Australian Lunar series III gold coins
The first Australian Lunar gold coin series produced by The Perth Mint 1996-2007 became popular beyond expectation among investors and collectors. The design was based on the Chinese zodiac and annually updated design featured an animal on the reverse. Towards the end of the first series the demand for second 12-year Lunar coin series became evident and bullion coins from the Australian Lunar Series II (2008-2019) represented a trusted and convenient means of investing in precious metals.
Thus, the release of the new, third series was a logical and expected sequel to Australia's most popular coin program and its first coin was issued in 2020. Backed by an Australian Government guarantee of weight and purity, each legal tender coin also provides an extremely cost-effective way to acquire precious metal.
According to Chinese mythology, the order of the animals in the ancient zodiac calendar was decided with a great race across a river. Traditional storytellers say the magnanimous ox offered to carry the mouse across the water – and thus it was that on the opposite bank the diminutive creature was able to leap from the ox’s head and claim first place! The video of the race by the Perth Mint can be watched here https://youtu.be/iTKUz5u7r14
Legend has it that each zodiac animal influences the personality of the people born under its ‘rule’.
The Perth Mint will produce no more than 30,000 1 oz gold coins. Production will cease when the mintage is fully sold or at the end of the series, whichever comes first. No mintage limit applies to 1 Kilo, 10oz, 2oz, 1/2oz, 1/4oz, 1/10oz and 1/20oz gold coins. Production will take place only one year, after which The Perth Mint will declare each coin’s official mintage. A maximum of 100 10 Kilo gold coins will be produced. However, production will take place only one year, after which the coin’s actual mintage will be declared. The final mintages of the Lunar series can be found here: http://www.perthmint.com/investment-bullion-bars-and-coins-mintages.aspx
Australian Lunar gold coins are based on the Chinese Lunar Zodiac
It is believed that the Chinese lunar calendar was created almost five millennia ago by primeval ruling dynasties. Originally, the calendar was based on the cycles of the moon, as it was much easier for the ancient astronomers to make the necessary calculation. But, as time passed, they noticed the disparity between the lunar year which consisted of twelve months, each month consisting of 29.5 days which totalled 354 days in a year, and the solar year, which numbered a total of 365.24 days, thus making the lunar year 11 days shorter than the earth’s yearly orbit around the sun. To better synchronise the lunar calendar with the sun, a leap month was added every two or three years similar to that of the modern solar calendar where nearly every 4 years on February 29 an extra leap day is added to align the earth’s revolution around the sun.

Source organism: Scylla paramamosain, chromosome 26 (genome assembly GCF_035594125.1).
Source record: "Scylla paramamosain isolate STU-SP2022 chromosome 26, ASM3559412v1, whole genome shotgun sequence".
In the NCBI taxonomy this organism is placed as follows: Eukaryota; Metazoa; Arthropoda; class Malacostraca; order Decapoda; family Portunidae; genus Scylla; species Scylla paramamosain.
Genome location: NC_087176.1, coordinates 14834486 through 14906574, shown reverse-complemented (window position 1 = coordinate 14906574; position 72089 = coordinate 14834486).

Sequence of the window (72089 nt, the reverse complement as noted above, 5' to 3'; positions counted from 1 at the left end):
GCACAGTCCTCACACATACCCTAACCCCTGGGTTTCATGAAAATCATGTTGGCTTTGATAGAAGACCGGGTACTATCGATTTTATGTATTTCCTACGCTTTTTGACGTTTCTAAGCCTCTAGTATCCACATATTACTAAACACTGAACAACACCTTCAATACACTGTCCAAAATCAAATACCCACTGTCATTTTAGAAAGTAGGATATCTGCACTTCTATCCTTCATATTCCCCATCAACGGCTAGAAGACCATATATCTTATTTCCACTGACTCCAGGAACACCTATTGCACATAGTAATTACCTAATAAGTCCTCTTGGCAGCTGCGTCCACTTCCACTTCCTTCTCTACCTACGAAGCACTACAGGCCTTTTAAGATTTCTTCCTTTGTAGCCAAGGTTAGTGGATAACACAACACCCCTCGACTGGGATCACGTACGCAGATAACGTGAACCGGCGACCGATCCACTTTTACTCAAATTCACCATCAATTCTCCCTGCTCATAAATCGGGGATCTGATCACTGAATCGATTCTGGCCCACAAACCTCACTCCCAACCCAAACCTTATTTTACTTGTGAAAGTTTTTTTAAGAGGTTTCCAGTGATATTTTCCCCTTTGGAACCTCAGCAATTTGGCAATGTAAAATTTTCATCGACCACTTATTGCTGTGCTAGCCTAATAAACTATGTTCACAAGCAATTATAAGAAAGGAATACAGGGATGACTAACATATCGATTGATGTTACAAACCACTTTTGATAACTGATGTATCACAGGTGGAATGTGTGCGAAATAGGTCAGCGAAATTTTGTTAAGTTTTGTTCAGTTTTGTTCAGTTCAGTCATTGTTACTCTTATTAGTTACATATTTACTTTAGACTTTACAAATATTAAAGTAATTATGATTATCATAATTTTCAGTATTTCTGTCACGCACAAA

In contrast to most other calendars, the Chinese lunar calendar does not count years in an infinite sequence, but is instead composed of a 12 year period that is repeated five times in order to get to a cycle that is equal to 60 years. Each year of the period consists of two components, a heavenly stem and a terrestrial branch. The heavenly stem consists of ten symbols, which were the names of the ten days in the week used by the ancient Chinese, while the terrestrial branch consists of 12 animals from the Chinese zodiac cycle. For the creation of one year, each stem is combined with every second terrestrial branch. Thus, when all possible combinations between the heavenly stems and terrestrial branches have been made, this being equal to 60, the final cycle is created and subsequently it starts over once again. This method of cyclical dating is believed to be among the longest continuous sequences of time measurement in history. China today uses the Gregorian calendar, a solar calendar, for all civil purposes, but the lunar calendar is still the main calendar used by various communities in China and East Asia to determine celebrity dates such as jubilees, weddings, the Chinese New Year and other festivities.
The Perth Mint
The Perth Mint is a world distinguished mint and precious metals refiner that is located in the City of Perth, in Western Australia. The Perth Mint was founded in 1896 by Britain’s Royal Mint in response to the newly discovered gold deposits in Western Australia. Perth Mint’s task was to refine gold ore from the mines and to strike sovereign gold coins from the refined bullion. Between 1899 and 1931 the Pert Mint produced a considerable amount of gold sovereigns which were distributed in Australia and throughout the British Empire to be used as circulating currency. British control over Perth Mint was relinquished in 1971 to the Government of Western Australia which then assumed ownership of the mint. Today, the Perth Mint is hailed for the exceptional quality of its world class investment bullion coins like the Kookaburra and Koala silver coins, and the Lunar Series. The Perth Mint has been a member of the London Gold Market (predecessor of the LBMA) since 1934. The swan design, which is the Mint’s official assay stamp registered with the LBMA, is recognised internationally and was inspired by the Mint’s location in Perth, where the main river, the Swan, runs through the city.